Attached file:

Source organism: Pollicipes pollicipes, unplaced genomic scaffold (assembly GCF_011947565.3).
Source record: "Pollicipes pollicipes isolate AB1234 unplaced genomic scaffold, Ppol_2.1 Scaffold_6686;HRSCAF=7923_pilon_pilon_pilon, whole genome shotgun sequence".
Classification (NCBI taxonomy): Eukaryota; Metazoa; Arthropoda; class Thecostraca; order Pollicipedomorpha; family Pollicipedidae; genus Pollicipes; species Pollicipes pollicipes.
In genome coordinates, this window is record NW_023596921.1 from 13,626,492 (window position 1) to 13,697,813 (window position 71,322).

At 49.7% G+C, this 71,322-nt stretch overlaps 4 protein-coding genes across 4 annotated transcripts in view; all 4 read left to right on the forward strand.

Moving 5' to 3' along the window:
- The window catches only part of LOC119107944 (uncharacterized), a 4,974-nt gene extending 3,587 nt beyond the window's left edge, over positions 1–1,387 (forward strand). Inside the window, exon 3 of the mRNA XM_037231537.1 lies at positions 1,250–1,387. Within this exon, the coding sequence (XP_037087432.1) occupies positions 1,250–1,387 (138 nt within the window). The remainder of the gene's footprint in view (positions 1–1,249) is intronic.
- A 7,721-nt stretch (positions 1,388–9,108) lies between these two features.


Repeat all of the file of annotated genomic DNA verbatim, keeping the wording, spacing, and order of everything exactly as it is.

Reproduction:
Source organism: Pollicipes pollicipes, unplaced genomic scaffold (assembly GCF_011947565.3).
Source record: "Pollicipes pollicipes isolate AB1234 unplaced genomic scaffold, Ppol_2.1 Scaffold_6686;HRSCAF=7923_pilon_pilon_pilon, whole genome shotgun sequence".
Classification (NCBI taxonomy): Eukaryota; Metazoa; Arthropoda; class Thecostraca; order Pollicipedomorpha; family Pollicipedidae; genus Pollicipes; species Pollicipes pollicipes.
In genome coordinates, this window is record NW_023596921.1 from 13,626,492 (window position 1) to 13,697,813 (window position 71,322).

At 49.7% G+C, this 71,322-nt stretch overlaps 4 protein-coding genes across 4 annotated transcripts in view; all 4 read left to right on the forward strand.

Moving 5' to 3' along the window:
- The window catches only part of LOC119107944 (uncharacterized), a 4,974-nt gene extending 3,587 nt beyond the window's left edge, over positions 1–1,387 (forward strand). Inside the window, exon 3 of the mRNA XM_037231537.1 lies at positions 1,250–1,387. Within this exon, the coding sequence (XP_037087432.1) occupies positions 1,250–1,387 (138 nt within the window). The remainder of the gene's footprint in view (positions 1–1,249) is intronic.
- A 7,721-nt stretch (positions 1,388–9,108) lies between these two features.